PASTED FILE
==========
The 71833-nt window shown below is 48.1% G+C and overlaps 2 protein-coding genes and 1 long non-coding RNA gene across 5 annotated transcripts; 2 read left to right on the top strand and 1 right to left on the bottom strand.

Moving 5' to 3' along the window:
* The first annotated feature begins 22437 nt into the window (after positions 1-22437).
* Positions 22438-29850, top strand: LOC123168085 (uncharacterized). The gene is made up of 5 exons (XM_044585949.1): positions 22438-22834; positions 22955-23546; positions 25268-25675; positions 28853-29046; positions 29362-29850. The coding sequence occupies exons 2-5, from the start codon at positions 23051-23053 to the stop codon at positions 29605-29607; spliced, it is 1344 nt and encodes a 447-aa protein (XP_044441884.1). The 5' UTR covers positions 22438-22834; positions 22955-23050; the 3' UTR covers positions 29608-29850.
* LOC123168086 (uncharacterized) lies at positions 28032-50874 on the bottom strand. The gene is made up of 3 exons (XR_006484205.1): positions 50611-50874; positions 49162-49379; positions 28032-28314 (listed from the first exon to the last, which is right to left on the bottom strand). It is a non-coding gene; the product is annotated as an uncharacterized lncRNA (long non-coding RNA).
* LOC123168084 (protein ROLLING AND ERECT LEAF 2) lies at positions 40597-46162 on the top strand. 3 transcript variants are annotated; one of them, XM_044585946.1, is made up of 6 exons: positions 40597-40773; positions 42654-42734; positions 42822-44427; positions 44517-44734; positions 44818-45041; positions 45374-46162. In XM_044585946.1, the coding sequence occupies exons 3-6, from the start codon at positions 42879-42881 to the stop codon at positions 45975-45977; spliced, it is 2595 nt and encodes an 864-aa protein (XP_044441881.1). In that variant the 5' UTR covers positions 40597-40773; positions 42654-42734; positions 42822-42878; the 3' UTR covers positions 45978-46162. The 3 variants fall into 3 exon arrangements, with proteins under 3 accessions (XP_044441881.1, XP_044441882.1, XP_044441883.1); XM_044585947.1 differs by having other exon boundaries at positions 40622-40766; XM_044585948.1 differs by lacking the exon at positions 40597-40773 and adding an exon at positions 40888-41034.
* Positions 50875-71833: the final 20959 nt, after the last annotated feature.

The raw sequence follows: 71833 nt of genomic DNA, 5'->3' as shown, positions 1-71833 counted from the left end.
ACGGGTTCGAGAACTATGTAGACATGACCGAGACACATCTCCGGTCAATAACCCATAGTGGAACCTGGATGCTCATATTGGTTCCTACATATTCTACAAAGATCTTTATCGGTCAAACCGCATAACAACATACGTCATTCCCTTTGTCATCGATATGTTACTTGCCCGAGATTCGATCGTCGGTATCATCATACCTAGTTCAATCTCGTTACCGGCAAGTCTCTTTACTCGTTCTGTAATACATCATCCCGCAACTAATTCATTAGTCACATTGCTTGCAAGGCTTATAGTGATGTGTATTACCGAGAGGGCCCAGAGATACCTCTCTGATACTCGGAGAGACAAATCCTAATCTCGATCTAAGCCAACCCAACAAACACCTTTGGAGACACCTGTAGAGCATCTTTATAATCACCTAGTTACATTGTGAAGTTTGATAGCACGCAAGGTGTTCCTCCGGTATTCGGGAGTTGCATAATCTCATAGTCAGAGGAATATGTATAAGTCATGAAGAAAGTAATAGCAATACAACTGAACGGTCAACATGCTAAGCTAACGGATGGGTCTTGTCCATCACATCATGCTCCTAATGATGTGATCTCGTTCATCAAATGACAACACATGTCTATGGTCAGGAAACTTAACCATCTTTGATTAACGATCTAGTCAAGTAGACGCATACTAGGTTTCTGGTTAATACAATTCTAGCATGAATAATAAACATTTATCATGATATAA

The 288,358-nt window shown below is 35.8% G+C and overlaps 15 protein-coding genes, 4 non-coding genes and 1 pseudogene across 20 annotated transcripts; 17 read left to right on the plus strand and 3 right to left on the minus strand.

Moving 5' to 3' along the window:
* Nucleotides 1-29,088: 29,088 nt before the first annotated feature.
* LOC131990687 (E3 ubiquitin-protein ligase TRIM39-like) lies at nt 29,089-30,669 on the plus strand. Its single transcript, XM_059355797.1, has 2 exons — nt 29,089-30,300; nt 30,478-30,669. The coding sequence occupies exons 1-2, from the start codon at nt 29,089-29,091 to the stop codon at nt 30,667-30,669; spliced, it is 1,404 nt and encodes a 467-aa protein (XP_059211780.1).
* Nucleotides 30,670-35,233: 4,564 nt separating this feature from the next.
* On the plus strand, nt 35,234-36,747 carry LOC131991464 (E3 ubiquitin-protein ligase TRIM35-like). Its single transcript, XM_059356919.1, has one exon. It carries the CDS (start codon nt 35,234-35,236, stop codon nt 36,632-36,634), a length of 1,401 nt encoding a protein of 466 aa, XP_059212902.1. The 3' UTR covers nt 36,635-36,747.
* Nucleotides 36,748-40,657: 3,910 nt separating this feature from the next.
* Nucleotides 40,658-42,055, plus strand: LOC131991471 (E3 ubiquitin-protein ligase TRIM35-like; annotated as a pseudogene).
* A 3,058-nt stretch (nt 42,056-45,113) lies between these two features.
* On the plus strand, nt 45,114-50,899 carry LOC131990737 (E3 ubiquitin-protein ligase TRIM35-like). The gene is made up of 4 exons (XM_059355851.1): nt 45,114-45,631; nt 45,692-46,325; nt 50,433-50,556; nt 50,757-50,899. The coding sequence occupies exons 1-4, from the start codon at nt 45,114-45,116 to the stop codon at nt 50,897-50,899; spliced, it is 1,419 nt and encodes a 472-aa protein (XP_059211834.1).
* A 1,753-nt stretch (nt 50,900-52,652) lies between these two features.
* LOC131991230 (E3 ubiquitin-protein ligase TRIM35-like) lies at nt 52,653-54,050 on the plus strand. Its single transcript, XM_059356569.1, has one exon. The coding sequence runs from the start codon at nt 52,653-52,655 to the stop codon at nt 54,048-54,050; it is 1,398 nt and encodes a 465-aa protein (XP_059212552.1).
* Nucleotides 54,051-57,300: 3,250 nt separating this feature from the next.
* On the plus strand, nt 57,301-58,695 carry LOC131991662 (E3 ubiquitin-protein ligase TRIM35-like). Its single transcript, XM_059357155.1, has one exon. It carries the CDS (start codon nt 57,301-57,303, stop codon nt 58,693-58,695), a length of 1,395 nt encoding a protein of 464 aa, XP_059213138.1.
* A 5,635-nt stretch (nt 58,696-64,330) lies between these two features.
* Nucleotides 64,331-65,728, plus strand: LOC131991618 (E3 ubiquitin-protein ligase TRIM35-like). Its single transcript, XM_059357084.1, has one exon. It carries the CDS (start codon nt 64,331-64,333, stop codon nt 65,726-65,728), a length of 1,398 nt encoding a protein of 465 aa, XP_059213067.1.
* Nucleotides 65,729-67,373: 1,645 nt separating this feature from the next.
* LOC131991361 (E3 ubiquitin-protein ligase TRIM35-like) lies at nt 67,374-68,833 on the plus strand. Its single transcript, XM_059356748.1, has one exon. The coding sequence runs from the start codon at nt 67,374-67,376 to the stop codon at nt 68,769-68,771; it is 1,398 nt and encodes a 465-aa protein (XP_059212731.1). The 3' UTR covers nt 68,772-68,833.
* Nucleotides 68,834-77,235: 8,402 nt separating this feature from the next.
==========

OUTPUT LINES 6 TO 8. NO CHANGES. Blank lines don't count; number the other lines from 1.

* LOC123168084 (protein ROLLING AND ERECT LEAF 2) lies at positions 40597-46162 on the top strand. 3 transcript variants are annotated; one of them, XM_044585946.1, is made up of 6 exons: positions 40597-40773; positions 42654-42734; positions 42822-44427; positions 44517-44734; positions 44818-45041; positions 45374-46162. In XM_044585946.1, the coding sequence occupies exons 3-6, from the start codon at positions 42879-42881 to the stop codon at positions 45975-45977; spliced, it is 2595 nt and encodes an 864-aa protein (XP_044441881.1). In that variant the 5' UTR covers positions 40597-40773; positions 42654-42734; positions 42822-42878; the 3' UTR covers positions 45978-46162. The 3 variants fall into 3 exon arrangements, with proteins under 3 accessions (XP_044441881.1, XP_044441882.1, XP_044441883.1); XM_044585947.1 differs by having other exon boundaries at positions 40622-40766; XM_044585948.1 differs by lacking the exon at positions 40597-40773 and adding an exon at positions 40888-41034.
* Positions 50875-71833: the final 20959 nt, after the last annotated feature.

The raw sequence follows: 71833 nt of genomic DNA, 5'->3' as shown, positions 1-71833 counted from the left end.